See the stilt fishermen On the way to Tangalle, around Kogalla, you will see Sri Lanka’s famous stilt fishermen perched on a vertical pole planted into the sand, holding the stilt with one hand and a fishing rod in the other. They catch small fish like herring with just a crude fishing pole and a hook with no bait. Many say that this originated after the Second World War when the fishermen had to contend with rocky beaches and found this method a good way to fish inside the deep waters. Of course with it now becoming such a popular tourist attraction, many of the wily fishermen ask for money before letting you photograph them
The Mulkirigala Raja Maha Vihara is ( also known as Mulkirigala Rock Temple) 20 km (12 mi) north of the town. The temple is perched on a boulder approximately 200 m (660 ft) high. According to ancient inscriptions carved on the rock, Mulkirigala dates back almost 2,000 years when it was a site of a Buddhist monastery. The temple complex consists of ancient murals, a recumbent Buddha statue, devalayas, and several cave temples all of which are found at different levels while ascending the peak of the rock. One of the caves houses a library in which, a most important discovery was made in 1826 by a British administrator, George Turnour, who found a number of olas (palm-leaf manuscripts) containing the key to translating the Mahawamsa, the ‘Great Chronicle of Sri Lanka’. Turnour’s discovery of the tika, or commentary, made it possible for the Mahawamsa to be translated from Pali first into English and then into Sinhala, this translation then enabled scholars to study the history of the island from 543BC to comparatively modern times.
The Parewella Natural Swimming Area, is located 0.9 km (0.56 mi) from Tangalle town center.
Hummanaya blowhole, is located 11.2 km (7.0 mi) north of the town in the fishing village of Kudawella. It is the only blowhole in Sri Lanka.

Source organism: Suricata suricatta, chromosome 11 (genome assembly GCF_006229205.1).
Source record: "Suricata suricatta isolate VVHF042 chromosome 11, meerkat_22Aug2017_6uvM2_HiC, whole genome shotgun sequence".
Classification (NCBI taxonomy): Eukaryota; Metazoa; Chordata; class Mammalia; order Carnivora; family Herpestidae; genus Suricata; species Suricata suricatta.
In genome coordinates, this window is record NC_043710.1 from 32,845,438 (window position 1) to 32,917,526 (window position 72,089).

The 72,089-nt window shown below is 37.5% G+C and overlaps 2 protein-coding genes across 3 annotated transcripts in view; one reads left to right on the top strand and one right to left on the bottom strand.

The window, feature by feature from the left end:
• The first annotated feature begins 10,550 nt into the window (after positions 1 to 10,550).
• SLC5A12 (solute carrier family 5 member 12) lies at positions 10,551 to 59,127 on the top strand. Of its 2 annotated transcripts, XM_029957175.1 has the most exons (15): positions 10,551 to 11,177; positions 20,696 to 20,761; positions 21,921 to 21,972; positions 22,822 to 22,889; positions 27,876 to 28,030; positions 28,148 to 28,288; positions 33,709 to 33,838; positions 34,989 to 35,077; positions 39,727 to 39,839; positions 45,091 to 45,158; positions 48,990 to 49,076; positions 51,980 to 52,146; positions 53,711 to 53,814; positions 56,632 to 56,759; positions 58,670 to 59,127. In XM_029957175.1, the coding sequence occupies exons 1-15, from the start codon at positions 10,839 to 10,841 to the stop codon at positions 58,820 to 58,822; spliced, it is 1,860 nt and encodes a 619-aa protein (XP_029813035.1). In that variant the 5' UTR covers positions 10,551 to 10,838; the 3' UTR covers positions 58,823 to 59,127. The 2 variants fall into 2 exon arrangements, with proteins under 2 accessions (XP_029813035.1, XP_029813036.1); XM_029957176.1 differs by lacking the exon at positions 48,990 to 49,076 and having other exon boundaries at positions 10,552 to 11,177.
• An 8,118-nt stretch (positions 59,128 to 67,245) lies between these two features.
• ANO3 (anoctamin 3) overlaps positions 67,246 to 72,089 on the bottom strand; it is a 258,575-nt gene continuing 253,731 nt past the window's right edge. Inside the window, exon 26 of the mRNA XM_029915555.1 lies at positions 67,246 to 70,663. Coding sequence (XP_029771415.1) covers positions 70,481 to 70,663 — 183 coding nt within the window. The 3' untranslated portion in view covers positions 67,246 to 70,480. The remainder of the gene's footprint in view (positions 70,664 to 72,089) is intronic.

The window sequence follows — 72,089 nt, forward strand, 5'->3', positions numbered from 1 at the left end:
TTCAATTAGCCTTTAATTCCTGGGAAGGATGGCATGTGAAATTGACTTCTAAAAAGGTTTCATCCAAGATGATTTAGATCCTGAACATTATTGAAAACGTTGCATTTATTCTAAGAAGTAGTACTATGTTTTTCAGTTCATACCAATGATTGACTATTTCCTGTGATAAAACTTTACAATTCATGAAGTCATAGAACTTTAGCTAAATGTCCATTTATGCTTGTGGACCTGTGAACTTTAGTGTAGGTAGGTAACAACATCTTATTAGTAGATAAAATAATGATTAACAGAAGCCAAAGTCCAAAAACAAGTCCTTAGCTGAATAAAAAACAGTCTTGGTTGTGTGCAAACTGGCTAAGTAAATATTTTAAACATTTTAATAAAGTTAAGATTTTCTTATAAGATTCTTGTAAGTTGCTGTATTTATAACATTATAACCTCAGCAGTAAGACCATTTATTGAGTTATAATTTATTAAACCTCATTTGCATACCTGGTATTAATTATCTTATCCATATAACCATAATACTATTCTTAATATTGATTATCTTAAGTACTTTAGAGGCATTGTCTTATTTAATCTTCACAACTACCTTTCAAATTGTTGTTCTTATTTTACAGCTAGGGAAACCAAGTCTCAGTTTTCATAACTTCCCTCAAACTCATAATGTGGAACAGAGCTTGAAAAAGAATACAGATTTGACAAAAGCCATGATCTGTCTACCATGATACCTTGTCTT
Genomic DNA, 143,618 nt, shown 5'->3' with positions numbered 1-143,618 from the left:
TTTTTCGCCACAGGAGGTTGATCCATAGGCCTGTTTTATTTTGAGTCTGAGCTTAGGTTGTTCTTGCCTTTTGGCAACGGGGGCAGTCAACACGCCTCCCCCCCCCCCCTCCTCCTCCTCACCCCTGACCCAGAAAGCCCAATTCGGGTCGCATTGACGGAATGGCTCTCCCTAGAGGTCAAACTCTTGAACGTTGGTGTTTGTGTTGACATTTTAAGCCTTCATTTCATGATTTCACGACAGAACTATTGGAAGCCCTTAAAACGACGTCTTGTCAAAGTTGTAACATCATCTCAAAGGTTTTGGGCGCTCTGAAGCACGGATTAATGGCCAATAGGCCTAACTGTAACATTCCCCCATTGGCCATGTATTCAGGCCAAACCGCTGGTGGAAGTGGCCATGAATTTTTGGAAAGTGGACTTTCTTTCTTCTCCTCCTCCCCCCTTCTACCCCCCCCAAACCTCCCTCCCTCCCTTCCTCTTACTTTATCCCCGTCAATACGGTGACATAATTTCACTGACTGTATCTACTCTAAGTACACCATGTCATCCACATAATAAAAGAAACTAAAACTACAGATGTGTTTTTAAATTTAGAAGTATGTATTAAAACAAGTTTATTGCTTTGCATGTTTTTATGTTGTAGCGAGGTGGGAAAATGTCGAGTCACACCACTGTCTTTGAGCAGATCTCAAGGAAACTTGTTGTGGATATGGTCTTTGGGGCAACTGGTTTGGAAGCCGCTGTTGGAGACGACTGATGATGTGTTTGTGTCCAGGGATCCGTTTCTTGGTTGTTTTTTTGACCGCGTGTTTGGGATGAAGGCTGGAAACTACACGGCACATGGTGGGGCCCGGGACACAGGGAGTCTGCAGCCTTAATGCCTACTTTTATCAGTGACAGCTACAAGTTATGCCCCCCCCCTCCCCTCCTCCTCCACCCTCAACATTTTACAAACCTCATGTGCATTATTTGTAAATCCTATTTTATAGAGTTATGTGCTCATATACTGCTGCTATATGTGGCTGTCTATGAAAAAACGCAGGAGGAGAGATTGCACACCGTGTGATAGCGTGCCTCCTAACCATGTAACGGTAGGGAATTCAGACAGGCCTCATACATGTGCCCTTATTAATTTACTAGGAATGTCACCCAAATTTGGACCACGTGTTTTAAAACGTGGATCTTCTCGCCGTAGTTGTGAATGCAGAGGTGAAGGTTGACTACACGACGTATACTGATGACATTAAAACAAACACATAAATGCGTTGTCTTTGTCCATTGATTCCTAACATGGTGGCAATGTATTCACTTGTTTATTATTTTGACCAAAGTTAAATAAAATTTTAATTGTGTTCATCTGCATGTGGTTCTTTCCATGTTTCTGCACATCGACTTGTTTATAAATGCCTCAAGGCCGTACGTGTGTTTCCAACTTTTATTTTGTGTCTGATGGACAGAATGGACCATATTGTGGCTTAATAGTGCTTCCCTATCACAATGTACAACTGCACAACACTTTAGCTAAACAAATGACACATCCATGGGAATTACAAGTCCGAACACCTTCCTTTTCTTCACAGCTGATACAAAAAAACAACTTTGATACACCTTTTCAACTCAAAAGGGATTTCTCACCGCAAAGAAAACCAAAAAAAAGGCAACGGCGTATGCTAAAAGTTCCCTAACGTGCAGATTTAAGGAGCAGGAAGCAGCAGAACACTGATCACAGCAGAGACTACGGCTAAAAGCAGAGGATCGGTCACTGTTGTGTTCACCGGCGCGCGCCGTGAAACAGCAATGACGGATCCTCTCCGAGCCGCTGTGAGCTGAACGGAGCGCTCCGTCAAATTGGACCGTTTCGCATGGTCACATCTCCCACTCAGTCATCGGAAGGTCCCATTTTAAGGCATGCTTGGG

Kalametiya Bird Sanctuary is 24 km (15 mi) east of the town. The Kalametiya Bird Sanctuary was declared a wildlife sanctuary in 1938, originally with 2,500 hectares but was abolished in 1946 due to the opposition by local residents. It was once again declared a sanctuary in 1984 but with a considerably reduced area. The Kalametiya Bird Sanctuary is an area of coastal lagoons and mangroves, which is rich in marine and home to four nationally threatened birds: Indian Reef Heron (Egretta gularis); Glossy Ibis (Plegadis falcinellus); Black-capped Purple Kingfisher (Halcyon pileata); Sri Lankan Junglefowl (Gallus lafayettii), as well as other birdlife and reptiles, a large number of which are nationally and globally threatened.
Turtle Watch Rekawa is 10 km (6.2 mi) east of the town. At the beach you can watch five species of marine turtles: Green turtles, Loggerhead turtles, Leatherback turtles, Olive Ridley turtles and Hawksbill turtles laying their eggs in the sand nests at night. The Turtle Conservation Project that conducts a `turtle watch’ programme, which protects the nesting sites until the hatchlings return to the ocean.